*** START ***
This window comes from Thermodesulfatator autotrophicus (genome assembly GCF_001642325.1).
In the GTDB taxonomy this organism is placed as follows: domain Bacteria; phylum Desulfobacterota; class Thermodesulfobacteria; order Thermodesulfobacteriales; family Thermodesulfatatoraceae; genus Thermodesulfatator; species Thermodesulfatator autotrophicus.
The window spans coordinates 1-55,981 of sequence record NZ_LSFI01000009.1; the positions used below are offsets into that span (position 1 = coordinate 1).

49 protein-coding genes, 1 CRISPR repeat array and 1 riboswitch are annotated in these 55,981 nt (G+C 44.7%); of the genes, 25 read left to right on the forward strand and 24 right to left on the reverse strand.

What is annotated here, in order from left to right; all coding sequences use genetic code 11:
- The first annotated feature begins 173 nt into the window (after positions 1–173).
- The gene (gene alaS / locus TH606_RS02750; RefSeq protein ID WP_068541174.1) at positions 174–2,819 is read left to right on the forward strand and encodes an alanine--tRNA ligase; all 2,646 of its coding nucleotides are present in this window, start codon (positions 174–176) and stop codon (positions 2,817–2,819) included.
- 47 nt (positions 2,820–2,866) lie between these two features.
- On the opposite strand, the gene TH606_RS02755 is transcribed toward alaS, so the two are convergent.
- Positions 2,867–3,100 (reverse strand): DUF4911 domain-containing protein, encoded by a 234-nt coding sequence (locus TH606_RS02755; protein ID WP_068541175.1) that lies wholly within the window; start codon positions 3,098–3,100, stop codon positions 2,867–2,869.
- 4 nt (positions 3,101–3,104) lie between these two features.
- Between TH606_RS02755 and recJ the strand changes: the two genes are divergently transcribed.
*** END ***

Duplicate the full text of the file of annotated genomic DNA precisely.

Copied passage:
This window comes from Thermodesulfatator autotrophicus (genome assembly GCF_001642325.1).
In the GTDB taxonomy this organism is placed as follows: domain Bacteria; phylum Desulfobacterota; class Thermodesulfobacteria; order Thermodesulfobacteriales; family Thermodesulfatatoraceae; genus Thermodesulfatator; species Thermodesulfatator autotrophicus.
The window spans coordinates 1-55,981 of sequence record NZ_LSFI01000009.1; the positions used below are offsets into that span (position 1 = coordinate 1).

49 protein-coding genes, 1 CRISPR repeat array and 1 riboswitch are annotated in these 55,981 nt (G+C 44.7%); of the genes, 25 read left to right on the forward strand and 24 right to left on the reverse strand.

What is annotated here, in order from left to right; all coding sequences use genetic code 11:
- The first annotated feature begins 173 nt into the window (after positions 1–173).
- The gene (gene alaS / locus TH606_RS02750; RefSeq protein ID WP_068541174.1) at positions 174–2,819 is read left to right on the forward strand and encodes an alanine--tRNA ligase; all 2,646 of its coding nucleotides are present in this window, start codon (positions 174–176) and stop codon (positions 2,817–2,819) included.
- 47 nt (positions 2,820–2,866) lie between these two features.
- On the opposite strand, the gene TH606_RS02755 is transcribed toward alaS, so the two are convergent.
- Positions 2,867–3,100 (reverse strand): DUF4911 domain-containing protein, encoded by a 234-nt coding sequence (locus TH606_RS02755; protein ID WP_068541175.1) that lies wholly within the window; start codon positions 3,098–3,100, stop codon positions 2,867–2,869.
- 4 nt (positions 3,101–3,104) lie between these two features.
- Between TH606_RS02755 and recJ the strand changes: the two genes are divergently transcribed.